Ethan Allen Preparatory, St. Mary's host middle school robotics teams

Eighteen middle school robotics teams from across Connecticut gathered at St. Mary’s School in Ridgefield to compete in the G.O.T. G.O.A.T. FIRST Lego League (FLL) official robotics qualifier on Nov. 17.

The competition was hosted by Ethan Allen Preparatory new robotics team, Disruptive Technologies (Team #: 7462), and provided an opportunity for six of the top teams to move on to the Connecticut FLL State Championships. The fun, action-packed event was free and open to the public.  

In addition to the main competition held in St. Mary’s gymnasium, each team had to present to three judge panels who scored them on separate criteria: core values, robot design, and project presentation.

The core values panel judged teams based on their ability to work together while treating other teams with respect and promoting healthy competition.

For each team, the robots were judged based on their mechanical design, programming, and strategic components and innovations implemented to give them an edge in the main competition.

Teams were tasked with presenting on something that revolved around FLL’s theme for this year, Into Orbit, and addressing issues commonly experienced in space travel. The students discussed the difficulties that astronauts face, such as isolation and depression and broader topics, such as space debris and how to safely manage it.

Project judge Stefanie Mele said, “Seeing these students come up with their own innovative ways to solve problems in space was truly inspiring…Their presentation abilities were outstanding for their age…These kids were beyond creative and innovative problem solvers.”

The main competition pitted the teams against one another in a series of missions that tested the motor skills and dexterity of their robot. Each mission is built using Legos to replicate potential applications for robots in space travel.

From rescuing astronauts stranded on a spacewalk to delivering rovers to a planet’s surface, each mission provided the teams with varying sums of points. The teams decided what missions would be the most fun and rewarding to complete and then designed, built, and programmed their Lego MINDSTORM robots for those missions.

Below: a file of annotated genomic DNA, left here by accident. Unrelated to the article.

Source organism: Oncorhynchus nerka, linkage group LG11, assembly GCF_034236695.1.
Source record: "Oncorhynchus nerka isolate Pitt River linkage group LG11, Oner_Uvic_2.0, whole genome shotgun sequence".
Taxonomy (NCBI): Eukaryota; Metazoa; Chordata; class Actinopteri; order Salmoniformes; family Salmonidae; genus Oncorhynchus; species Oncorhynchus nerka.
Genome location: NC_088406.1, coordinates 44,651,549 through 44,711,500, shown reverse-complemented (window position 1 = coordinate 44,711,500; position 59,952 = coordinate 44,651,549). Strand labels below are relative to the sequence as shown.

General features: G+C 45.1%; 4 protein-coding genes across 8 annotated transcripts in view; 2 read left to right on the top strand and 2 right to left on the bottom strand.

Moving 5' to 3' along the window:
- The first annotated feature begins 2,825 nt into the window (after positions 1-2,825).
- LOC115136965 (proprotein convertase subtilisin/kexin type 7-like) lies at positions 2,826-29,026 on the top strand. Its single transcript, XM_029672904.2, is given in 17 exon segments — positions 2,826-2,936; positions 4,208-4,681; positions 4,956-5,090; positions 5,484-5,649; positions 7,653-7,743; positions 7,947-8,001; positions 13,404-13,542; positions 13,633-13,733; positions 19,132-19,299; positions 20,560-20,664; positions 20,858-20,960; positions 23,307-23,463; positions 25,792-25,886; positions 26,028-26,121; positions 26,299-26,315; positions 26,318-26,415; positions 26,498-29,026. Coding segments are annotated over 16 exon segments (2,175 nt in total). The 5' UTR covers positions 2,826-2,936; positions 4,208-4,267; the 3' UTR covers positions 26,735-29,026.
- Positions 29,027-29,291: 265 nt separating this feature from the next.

After the competition, Coach Ellen Bell, who coaches Disruptive Technologies and eight other teams across the state, handed out the awards to the winners of each category in the qualifier.

Team EPIC (#11416) “demonstrated all aspects of the core values in their presentation to the judges.” EPIC received the Core Values Award for their efforts in mentoring younger teams and their encouragement of other teams throughout the competition.

Wilton Robotics (#15640) received the Robot Design Award for the simplicity of their robot’s design. The judges commended Wilton Robotics for their “to the point” engineering and their robot’s ability to “get the job done.” Their team of three displayed “dedication and creative thinking” in their build.

The project judges accompanied the Project Presentation Award with a pun: “Their dancing made us say Gee Whiz. Their skits drove their point home with Force.” Team G-Force (#38722) won the judges over with their creative approach to their presentation.

Team Brainstormers (#23656) went home with both the Up and Coming G.O.A.T. Award and the Robot Performance Award for their high score of 183 in the main competition.

The Champion Award was given to Team Mastermind (#277) alongside a massive trophy and a rhyme from the judges:

“Helping teams bond in the reaches of space,

This team’s robot was far from a disgrace.

In Core Values they shined.

This team was all around truly divine.

Congratulations to this year’s champions the Masterminds!”

Each winning team received a Golden Ticket to the Connecticut FLL State Championship and a Lego trophy that was hand-built by Ellen’s son and Disruptive Technologies Captain, G. Edward, said that his “favorite part was watching the competitors’ reactions to seeing the trophies.”

Brittney Romagna, head of academics at Ethan Allen Preparatory, and Anna O’Rourke, principal of St. Mary’s, were also recognized with their own trophies for their efforts in helping Ellen organize the event. And Ellen surprised her son with a trophy of his own, “You didn’t know you were building your own trophy.”

G.O.T. G.O.A.T. introduced a great new way for the community of Ridgefield and other towns to gather and engage in a day filled with friendly competition and robotics. Ridgefield’s First Selectman, Rudy Marconi, attended the event and stated that “This is the first time that Ridgefield has hosted the Lego Robotics Tournament and hopefully not the last. Congratulations to all participants and especially to robotics team (Disruptive Technologies) …The Town of Ridgefield thanks you.”

For more information, contact  Romagna at 203-577-5847 ext.102.  

For more information on the FIRST Lego League visit